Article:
SYDNEY, Oct 9- The Australian unit of German carmaker Volkswagen AG on Friday said it will conduct a voluntary recall of vehicles fitted with devices designed to mask the level of emissions, two days after revealing up to 90,000 cars may be affected. Volkswagen Group Australia said it would write to all affected car owners and would "do everything we can to fix this...» Read More
Stocks shot up Tuesday after the Federal Reserve dramatically cut interest rates.
Stocks rose Tuesday, even after dismal reports on CPI and housing starts, as investors hope for new direction from the Federal Reserve when the central bank delivers its decision on interest rates today.
With the film strip of our lives playing out as we buy, sell, curse, and embrace our cars, it's no wonder we are passionate about what we want to see happen to the Big 3. But here's the problem: few of us seem willing to accept the other side is saying stuff that may have some merits.
U.S. stock index futures indicated a higher open Tuesday as investors hoped for fresh direction from the Federal Reserve along with another cut in interest rates.
The Fed is the big focus Tuesday, but Goldman Sachs earnings will help set the tone ahead of the open.
A Chinese-made electric car, backed by Warren Buffett, has been officially introduced to the retail market in that country. The plug-in was scheduled to be sold in the U.S. and Europe starting in 2010, but Reuters quotes BYD Chairman Wang Chuan Fu as telling reporters those plans have been delayed one year to 2011.
As Detroit waits to see how much financial help it will get from the White House and how that aid will be structured, we keep hearing one thing over and over. The Bush administration wants to avoid a "disorderly bankruptcy" in the auto industry. This is not good news for GM and Chrysler.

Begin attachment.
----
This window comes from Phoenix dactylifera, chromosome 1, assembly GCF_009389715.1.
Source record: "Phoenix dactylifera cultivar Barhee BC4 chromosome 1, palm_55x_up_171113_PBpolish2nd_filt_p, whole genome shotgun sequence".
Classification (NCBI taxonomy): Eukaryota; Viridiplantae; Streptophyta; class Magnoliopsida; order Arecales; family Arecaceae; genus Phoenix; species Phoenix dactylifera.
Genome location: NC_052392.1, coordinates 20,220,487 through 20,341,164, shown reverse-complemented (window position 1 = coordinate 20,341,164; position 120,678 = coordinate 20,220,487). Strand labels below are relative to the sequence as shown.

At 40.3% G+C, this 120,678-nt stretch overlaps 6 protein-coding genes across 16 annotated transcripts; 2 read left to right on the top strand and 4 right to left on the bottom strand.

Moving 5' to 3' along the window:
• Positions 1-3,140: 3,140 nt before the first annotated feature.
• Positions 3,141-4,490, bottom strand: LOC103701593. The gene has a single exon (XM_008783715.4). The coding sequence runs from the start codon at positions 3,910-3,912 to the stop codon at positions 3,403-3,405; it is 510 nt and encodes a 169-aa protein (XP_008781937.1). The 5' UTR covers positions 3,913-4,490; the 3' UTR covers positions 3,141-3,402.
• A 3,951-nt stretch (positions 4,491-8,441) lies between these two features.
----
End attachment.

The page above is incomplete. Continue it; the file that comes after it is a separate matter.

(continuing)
Stocks could chug higher this week, delivering that evasive Santa Claus rally, but it will all depend on whether investors are comfortable with the status of the auto-industry bailout. Plus, let's hope the Fed doesn't deliver any holiday surprises.
Even the worst of news couldn't jolt investors Friday. Here's what it means for the market.
Do you think allowing the auto companies to go bankrupt would cripple the US economy?
If even one of the Big Three goes bankrupt, many of the already struggling auto suppliers will fail, said Wilbur Ross, WL Ross & Co. chairman & CEO of the company.
Most on Wall Street expected Dow declines worth a few hundred points, but that didn't happen. So what's going on?
Polls show Americans split on bailing out the U.S. automakers, a highly visible troubled sector in a country grappling with recession. Melvyn W. writes, "They must not be bailed out...
If you have a choice, staying away from bankrupt retailers is a good idea.
"Karnac the Magnificent" I am not. Heck, for weeks I've been predicting Congress would ultimately come up with a bailout for the Big 3. So after the Senate shot down the aid package last night, it's no wonder my wife said to me, "Gee Einstein, guess you were wrong about what would happen on Capitol Hill."
With the failure to pass an auto loan bill, the Treasury Department is now essentially the "last line of defense" for the auto makers. They can now provide a bridge loan through the TARP, or provide or guarantee a debtor-in-possession facility to fund a pre-packaged Chapter 11 proceeding.
The Senate rejected the bill for a $14 billion U.S. auto bailout on Thursday, sending global stocks plummeting.
Chrysler is nearing the minimum level of cash it needs to run the company and will have trouble paying bills after the first of the year, according to its chief financial officer.
Some days, the bad news is just plain bad. Senate's failure to reach an agreement on the auto bailout package looks set to drive markets lower Friday and that could most certainly mean a bankrupt General Motors.
If you're in the market for a used car, read on. Your safety depends on it.